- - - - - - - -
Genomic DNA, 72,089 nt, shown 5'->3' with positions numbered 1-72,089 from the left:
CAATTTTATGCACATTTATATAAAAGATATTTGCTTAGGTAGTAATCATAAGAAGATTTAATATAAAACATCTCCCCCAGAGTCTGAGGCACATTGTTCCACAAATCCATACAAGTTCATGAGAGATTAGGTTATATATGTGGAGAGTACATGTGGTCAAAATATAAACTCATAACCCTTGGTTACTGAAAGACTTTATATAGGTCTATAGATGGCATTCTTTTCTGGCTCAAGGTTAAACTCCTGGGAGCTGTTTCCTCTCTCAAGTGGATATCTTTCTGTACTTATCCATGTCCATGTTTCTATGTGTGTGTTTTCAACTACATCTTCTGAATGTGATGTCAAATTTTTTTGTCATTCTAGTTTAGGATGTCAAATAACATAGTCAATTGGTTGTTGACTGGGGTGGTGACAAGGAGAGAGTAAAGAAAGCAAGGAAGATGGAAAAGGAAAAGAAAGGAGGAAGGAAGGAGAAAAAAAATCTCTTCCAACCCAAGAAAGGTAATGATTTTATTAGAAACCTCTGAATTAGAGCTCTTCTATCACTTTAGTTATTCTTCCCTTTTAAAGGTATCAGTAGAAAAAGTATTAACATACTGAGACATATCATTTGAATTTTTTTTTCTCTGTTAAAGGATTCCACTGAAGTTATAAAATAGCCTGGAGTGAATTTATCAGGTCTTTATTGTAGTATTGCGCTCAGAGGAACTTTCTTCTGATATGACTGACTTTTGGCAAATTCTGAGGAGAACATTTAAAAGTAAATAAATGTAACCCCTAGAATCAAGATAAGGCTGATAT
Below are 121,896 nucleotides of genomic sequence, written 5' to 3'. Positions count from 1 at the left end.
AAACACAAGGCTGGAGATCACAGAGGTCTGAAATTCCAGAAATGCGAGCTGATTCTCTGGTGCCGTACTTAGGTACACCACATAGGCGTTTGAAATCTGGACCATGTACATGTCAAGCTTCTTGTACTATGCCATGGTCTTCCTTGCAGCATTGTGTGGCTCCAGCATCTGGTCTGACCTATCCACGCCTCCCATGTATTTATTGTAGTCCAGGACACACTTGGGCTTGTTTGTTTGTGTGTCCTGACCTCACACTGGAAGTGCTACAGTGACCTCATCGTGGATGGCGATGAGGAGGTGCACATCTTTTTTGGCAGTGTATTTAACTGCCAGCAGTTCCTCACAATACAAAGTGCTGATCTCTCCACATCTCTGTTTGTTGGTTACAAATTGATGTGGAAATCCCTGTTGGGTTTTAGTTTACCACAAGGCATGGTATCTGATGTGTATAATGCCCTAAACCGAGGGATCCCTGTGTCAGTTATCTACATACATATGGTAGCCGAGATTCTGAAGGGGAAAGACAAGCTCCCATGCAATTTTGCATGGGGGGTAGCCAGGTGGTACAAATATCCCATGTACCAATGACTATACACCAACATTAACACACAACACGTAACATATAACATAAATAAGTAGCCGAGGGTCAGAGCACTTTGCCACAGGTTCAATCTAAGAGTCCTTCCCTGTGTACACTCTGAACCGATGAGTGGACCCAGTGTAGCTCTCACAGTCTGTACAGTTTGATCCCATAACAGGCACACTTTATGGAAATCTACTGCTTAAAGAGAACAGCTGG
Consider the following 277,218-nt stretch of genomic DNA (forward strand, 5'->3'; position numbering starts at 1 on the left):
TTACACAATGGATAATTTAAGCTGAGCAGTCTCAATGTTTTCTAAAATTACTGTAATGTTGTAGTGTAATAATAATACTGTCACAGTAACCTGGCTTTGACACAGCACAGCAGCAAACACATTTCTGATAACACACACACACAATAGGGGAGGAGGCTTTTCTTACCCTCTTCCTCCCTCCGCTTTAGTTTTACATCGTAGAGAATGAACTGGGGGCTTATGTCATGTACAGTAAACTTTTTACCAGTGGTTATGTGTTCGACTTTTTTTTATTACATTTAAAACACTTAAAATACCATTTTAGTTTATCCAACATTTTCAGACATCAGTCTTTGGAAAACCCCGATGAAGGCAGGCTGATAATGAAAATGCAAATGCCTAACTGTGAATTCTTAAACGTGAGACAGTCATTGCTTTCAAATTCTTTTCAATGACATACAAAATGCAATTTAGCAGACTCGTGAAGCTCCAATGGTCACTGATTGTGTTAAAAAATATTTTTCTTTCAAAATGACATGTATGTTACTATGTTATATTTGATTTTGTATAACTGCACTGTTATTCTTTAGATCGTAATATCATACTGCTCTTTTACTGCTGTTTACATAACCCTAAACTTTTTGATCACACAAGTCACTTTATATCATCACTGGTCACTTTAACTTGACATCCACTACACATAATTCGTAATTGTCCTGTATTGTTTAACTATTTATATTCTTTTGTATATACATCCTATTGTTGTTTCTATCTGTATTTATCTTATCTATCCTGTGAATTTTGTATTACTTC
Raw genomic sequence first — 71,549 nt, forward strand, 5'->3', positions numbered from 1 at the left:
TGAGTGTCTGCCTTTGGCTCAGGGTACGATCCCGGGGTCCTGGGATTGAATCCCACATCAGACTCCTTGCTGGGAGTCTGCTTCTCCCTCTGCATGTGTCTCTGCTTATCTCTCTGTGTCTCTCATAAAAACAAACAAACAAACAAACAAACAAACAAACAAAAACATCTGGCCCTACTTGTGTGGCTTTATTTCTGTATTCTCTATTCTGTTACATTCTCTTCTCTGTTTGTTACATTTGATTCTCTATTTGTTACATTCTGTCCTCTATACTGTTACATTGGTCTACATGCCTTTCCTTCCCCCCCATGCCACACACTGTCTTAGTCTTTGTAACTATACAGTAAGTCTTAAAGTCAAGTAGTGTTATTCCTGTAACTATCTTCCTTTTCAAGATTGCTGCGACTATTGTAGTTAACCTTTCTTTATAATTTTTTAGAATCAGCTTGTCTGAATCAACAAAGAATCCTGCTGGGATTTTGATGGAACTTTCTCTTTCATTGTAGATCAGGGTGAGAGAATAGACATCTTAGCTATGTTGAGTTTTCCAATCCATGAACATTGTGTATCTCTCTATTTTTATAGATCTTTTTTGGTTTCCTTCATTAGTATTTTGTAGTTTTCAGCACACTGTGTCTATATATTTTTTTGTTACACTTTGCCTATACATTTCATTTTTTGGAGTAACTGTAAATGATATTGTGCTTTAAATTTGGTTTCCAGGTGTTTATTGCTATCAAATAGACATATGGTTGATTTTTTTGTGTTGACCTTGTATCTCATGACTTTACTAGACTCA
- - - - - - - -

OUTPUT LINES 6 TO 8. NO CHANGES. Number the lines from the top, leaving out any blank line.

TTACACAATGGATAATTTAAGCTGAGCAGTCTCAATGTTTTCTAAAATTACTGTAATGTTGTAGTGTAATAATAATACTGTCACAGTAACCTGGCTTTGACACAGCACAGCAGCAAACACATTTCTGATAACACACACACACAATAGGGGAGGAGGCTTTTCTTACCCTCTTCCTCCCTCCGCTTTAGTTTTACATCGTAGAGAATGAACTGGGGGCTTATGTCATGTACAGTAAACTTTTTACCAGTGGTTATGTGTTCGACTTTTTTTTATTACATTTAAAACACTTAAAATACCATTTTAGTTTATCCAACATTTTCAGACATCAGTCTTTGGAAAACCCCGATGAAGGCAGGCTGATAATGAAAATGCAAATGCCTAACTGTGAATTCTTAAACGTGAGACAGTCATTGCTTTCAAATTCTTTTCAATGACATACAAAATGCAATTTAGCAGACTCGTGAAGCTCCAATGGTCACTGATTGTGTTAAAAAATATTTTTCTTTCAAAATGACATGTATGTTACTATGTTATATTTGATTTTGTATAACTGCACTGTTATTCTTTAGATCGTAATATCATACTGCTCTTTTACTGCTGTTTACATAACCCTAAACTTTTTGATCACACAAGTCACTTTATATCATCACTGGTCACTTTAACTTGACATCCACTACACATAATTCGTAATTGTCCTGTATTGTTTAACTATTTATATTCTTTTGTATATACATCCTATTGTTGTTTCTATCTGTATTTATCTTATCTATCCTGTGAATTTTGTATTACTTC
Raw genomic sequence first — 71,549 nt, forward strand, 5'->3', positions numbered from 1 at the left:
TGAGTGTCTGCCTTTGGCTCAGGGTACGATCCCGGGGTCCTGGGATTGAATCCCACATCAGACTCCTTGCTGGGAGTCTGCTTCTCCCTCTGCATGTGTCTCTGCTTATCTCTCTGTGTCTCTCATAAAAACAAACAAACAAACAAACAAACAAACAAACAAAAACATCTGGCCCTACTTGTGTGGCTTTATTTCTGTATTCTCTATTCTGTTACATTCTCTTCTCTGTTTGTTACATTTGATTCTCTATTTGTTACATTCTGTCCTCTATACTGTTACATTGGTCTACATGCCTTTCCTTCCCCCCCATGCCACACACTGTCTTAGTCTTTGTAACTATACAGTAAGTCTTAAAGTCAAGTAGTGTTATTCCTGTAACTATCTTCCTTTTCAAGATTGCTGCGACTATTGTAGTTAACCTTTCTTTATAATTTTTTAGAATCAGCTTGTCTGAATCAACAAAGAATCCTGCTGGGATTTTGATGGAACTTTCTCTTTCATTGTAGATCAGGGTGAGAGAATAGACATCTTAGCTATGTTGAGTTTTCCAATCCATGAACATTGTGTATCTCTCTATTTTTATAGATCTTTTTTGGTTTCCTTCATTAGTATTTTGTAGTTTTCAGCACACTGTGTCTATATATTTTTTTGTTACACTTTGCCTATACATTTCATTTTTTGGAGTAACTGTAAATGATATTGTGCTTTAAATTTGGTTTCCAGGTGTTTATTGCTATCAAATAGACATATGGTTGATTTTTTTGTGTTGACCTTGTATCTCATGACTTTACTAGACTCA